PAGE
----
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Bubble bursts for Americans, too Employment: With Asia's economy faltering, the cushy jobs in Japan that used to pay Americans big money have all but disappeared.


TOKYO -- Christmas season is enough to put the Rev. Shoichi Ino in a pretty grinchy mood. He is desperate for foreign pastors to dispatch to all the Tokyo hotels who demand them to lend an authentic touch to their Christian wedding and Christmas concert business.

And not only do they want them white, male and handsome, they expect them to be credentialed.

Ino knows that 80 percent of the members of the Japan Evangelical Missionaries Association disdain the hypocrisy of performing Christian services for non-Christians, and the 20 percent that don't already have more business than they can handle. So he ran an ad in the Japan Times that cast a wider net: "missionaries, pastors and Christian college graduates."

A small flood of eager candidates responded, proffering ministry degrees and professing abiding faith in the Lord.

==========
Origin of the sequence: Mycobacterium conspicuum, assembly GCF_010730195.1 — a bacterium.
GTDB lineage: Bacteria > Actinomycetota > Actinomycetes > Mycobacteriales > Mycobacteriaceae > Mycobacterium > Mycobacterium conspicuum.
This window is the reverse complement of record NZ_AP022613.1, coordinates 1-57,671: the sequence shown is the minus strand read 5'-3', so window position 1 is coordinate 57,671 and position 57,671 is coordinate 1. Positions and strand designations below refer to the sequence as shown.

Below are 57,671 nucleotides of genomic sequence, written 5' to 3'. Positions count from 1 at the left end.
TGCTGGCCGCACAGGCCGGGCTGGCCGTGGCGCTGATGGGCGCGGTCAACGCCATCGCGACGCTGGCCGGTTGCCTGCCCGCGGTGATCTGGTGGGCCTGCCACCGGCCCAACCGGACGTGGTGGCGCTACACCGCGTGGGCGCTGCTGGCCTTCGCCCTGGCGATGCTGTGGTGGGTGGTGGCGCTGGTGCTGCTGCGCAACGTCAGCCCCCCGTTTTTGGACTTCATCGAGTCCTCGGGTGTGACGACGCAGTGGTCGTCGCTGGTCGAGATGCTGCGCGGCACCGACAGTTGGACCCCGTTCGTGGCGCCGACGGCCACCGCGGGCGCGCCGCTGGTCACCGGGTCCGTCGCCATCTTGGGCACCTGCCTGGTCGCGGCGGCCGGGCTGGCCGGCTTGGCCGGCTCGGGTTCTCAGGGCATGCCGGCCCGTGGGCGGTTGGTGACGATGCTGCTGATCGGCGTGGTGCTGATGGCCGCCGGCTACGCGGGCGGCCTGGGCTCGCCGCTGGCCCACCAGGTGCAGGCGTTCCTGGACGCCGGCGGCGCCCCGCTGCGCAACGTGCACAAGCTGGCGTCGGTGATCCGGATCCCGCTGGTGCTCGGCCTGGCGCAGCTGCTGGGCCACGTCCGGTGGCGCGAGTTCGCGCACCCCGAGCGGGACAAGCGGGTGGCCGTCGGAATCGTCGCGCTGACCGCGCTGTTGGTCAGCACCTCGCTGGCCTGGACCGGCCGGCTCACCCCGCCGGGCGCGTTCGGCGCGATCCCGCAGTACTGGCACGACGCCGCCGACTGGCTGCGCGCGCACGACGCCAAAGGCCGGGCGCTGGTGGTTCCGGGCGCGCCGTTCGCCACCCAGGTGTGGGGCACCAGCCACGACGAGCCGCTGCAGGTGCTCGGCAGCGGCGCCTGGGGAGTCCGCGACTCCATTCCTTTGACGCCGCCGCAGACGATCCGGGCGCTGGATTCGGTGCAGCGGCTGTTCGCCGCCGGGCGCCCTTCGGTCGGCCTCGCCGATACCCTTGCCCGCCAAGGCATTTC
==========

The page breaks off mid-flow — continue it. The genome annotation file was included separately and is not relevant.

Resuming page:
"I thought some of them would be good, until I found out how much Americans lie," Ino says with disgust, flourishing a stack of computer-generated certificates like the one downloaded from the Progressive Universal Church, which sells degrees over the Internet in anything from ministry to aromatherapy for $19.95.

The wedding service is purely ceremonial in Japan, so there is no legal requirement that it be performed by an ordained minister. But ever since an article in the weekly magazine Shukan Asahi this year that exposed the majority of chaplains as English teacher-poseurs, there has been pressure on businesses such as Ino's Total Bridal Network to come up with foreigners closer to the real thing.

But that demand caused its own problems.